A case of bad writing almost made Carroll O'Connor leave In the Heat of the Night
To O'Connor, In the Heat of the Night was not just another cop show and shouldn't have been treated as such.
What would In the Heat of the Night have looked like without Carroll O'Connor? We'll never know because the actor appeared on almost all 146 episodes of the crime-drama series. However, there was a time when O'Connor almost left the show because of what he called "bad writing."
The actor played Chief William O. "Bill" Gillespie and was one of the stars, so without him, the show probably wouldn't have had half of its' success. In an interview with The Washington Post in 1988, O'Connor talked about why he almost departed.
"I nearly left the show after last season," he revealed to journalist Michael E. Hill. You'd think those words would be said in a tiresome or upset tone, but O'Connor was calm, as if it wasn't a big deal.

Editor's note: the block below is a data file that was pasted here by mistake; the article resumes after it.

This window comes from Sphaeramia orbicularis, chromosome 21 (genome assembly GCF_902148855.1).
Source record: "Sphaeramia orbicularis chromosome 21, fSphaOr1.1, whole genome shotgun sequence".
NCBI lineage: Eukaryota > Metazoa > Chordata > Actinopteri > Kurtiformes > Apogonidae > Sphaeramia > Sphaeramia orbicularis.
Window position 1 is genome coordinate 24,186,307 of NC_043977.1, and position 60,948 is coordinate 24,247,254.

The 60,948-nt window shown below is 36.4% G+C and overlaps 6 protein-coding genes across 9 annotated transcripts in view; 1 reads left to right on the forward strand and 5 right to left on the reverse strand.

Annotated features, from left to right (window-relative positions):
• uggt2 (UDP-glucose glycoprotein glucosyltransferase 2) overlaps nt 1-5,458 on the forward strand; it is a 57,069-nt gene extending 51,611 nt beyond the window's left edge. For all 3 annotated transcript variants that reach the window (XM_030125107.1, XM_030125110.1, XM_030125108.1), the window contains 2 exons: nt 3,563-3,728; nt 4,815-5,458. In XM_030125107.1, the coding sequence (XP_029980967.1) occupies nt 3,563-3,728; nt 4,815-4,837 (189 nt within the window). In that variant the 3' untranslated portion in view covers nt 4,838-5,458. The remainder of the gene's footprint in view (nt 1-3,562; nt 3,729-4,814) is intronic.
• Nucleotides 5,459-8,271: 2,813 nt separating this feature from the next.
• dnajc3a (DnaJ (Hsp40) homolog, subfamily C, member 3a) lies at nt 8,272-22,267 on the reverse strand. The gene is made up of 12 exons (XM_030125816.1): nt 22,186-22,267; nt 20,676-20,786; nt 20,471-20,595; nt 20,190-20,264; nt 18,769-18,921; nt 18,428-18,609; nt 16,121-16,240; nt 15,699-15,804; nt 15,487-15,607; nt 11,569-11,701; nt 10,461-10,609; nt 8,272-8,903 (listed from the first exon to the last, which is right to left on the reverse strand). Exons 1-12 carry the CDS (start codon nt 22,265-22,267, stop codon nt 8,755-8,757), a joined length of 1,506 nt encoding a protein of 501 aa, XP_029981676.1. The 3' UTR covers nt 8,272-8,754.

"We were getting recycled crime-series scripts. I saw a dialogue I'd seen in other shows. Then Fred Silverman (the show's producer) broke into print, saying it's foremost a crime show. I told him he didn't need me to do another crime show with flashing lights and sirens going. That's bull," he added.
O'Connor was known for always speaking up behind the scenes, no matter what project he was working on, and In the Heat of the Night was no different. However, it was normal for him and Silverman to disagree with the show's direction. According to the actor, there were no hard feelings. He said, "We're cordial. I can tell him he's full of it, and he can say the same to me."
The show's material disappointed O'Connor, and he called the writing second-best. "I told them it would have to improve, or they would have to get someone else. They were taking big city stories and imposing them on a small town. It was like having Miami Vice plots forced into a little town setting."
Often, scripts would get passed around with the words "No Rewrite" stamped on them, but that meant nothing to the actor. "I'd rewrite anyway, and they got furious. I didn't care. We're burning up the fax machines."